After I got out of the Navy, I moved to Austin, Texas and attended the University of Texas at Austin, which required everybody to have an email account. The internet was brand new to me back then (1997). I started going to chat rooms for my first time and debated with a lot of people of various religious persuasions, as well as the non-religious. That’s when I started referring to myself as “agnostic.” Sometimes I would call myself a “Christian agnostic,” which just meant that I gave Christianity the benefit of the doubt, or I considered myself a Christian, but I really didn’t know whether it was true or not. Like most agnostics, I thought agnosticism was the only honest position on God, and all honest people ought to be agnostic about it.
I remember clearly what sort of sealed my agnosticism and I also remember clearly what abruptly ended it.
What sealed it was a show on Austin Cable Access called “Christian Answers.” There were these three apologists taking questions from callers, and I remember them saying over and over in the program that “a creation implies a creator.” They acted like it was the most obvious thing in the world that God existed.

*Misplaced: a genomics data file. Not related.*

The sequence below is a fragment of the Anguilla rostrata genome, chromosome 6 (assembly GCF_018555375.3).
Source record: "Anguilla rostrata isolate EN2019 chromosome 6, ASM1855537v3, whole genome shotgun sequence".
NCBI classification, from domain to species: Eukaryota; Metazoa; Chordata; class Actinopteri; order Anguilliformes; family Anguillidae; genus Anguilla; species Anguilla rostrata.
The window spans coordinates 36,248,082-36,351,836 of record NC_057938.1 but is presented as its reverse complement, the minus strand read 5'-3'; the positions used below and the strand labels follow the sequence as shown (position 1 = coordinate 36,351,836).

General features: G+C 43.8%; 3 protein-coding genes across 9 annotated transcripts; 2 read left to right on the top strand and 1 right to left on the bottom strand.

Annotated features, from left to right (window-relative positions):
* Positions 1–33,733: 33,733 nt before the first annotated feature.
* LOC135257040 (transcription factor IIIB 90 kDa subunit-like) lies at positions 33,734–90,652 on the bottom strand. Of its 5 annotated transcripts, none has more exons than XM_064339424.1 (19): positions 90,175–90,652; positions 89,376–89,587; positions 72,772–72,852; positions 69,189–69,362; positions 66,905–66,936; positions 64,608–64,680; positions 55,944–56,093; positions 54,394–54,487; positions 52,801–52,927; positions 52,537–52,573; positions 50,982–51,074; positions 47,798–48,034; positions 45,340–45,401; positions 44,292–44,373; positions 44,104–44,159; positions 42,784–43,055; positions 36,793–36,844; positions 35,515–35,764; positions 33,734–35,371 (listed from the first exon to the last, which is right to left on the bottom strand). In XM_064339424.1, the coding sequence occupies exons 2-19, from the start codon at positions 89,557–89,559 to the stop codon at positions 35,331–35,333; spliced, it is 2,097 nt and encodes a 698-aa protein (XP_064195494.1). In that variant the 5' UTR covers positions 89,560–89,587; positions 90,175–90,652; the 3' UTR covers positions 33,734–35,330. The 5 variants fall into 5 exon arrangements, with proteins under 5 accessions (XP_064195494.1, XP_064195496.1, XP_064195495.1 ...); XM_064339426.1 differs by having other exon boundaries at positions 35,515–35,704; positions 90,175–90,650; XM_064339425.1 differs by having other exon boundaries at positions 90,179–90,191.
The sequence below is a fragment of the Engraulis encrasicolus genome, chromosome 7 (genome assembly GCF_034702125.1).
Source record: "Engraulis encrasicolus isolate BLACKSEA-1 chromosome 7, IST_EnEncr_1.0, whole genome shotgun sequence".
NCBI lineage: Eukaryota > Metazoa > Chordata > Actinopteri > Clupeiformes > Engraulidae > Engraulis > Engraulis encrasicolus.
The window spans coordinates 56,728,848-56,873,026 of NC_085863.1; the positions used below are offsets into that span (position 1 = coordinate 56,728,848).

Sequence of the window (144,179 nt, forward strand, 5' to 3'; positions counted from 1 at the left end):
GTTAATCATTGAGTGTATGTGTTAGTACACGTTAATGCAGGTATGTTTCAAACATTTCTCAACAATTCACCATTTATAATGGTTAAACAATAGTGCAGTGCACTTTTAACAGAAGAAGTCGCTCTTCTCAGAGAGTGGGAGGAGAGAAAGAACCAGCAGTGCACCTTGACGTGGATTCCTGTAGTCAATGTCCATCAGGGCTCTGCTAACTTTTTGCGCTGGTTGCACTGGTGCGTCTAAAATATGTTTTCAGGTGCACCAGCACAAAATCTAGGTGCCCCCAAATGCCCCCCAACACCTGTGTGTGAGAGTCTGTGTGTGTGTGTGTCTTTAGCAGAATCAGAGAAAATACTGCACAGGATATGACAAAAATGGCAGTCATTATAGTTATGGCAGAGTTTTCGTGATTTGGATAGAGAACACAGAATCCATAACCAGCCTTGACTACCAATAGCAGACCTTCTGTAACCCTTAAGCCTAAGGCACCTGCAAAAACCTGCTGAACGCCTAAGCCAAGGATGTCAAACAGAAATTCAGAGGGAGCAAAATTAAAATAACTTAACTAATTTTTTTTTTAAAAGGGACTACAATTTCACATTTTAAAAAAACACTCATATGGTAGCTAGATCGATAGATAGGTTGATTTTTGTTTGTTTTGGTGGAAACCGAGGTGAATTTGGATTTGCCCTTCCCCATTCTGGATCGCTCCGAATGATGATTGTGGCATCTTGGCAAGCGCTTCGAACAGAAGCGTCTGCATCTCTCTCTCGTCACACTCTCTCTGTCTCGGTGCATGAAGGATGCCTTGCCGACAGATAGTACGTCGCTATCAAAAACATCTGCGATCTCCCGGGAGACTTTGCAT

But the glaring problem I saw in their argument was the enormous unwarranted assumption they were making, which was that the universe was in fact created. I saw no reason to suppose the universe hadn’t always existed. If the universe has always existed, there’s no reason to suppose that it was created by a God. That sealed my agnosticism.
There are three models of the big bang that have been popular in the cosmology of the 20th century–the open universe theory, the closed universe theory, and the oscillating universe theory. The oscillating universe theory was particularly attractive to me because it refuted the notion that the big bang was the very beginning of the universe. Instead, it posits that the universe expands and collapses over and over again. The universe is expanding now, but eventually, gravity will slow it down, and then cause it to collapse. And then it will bounce back in another big bang.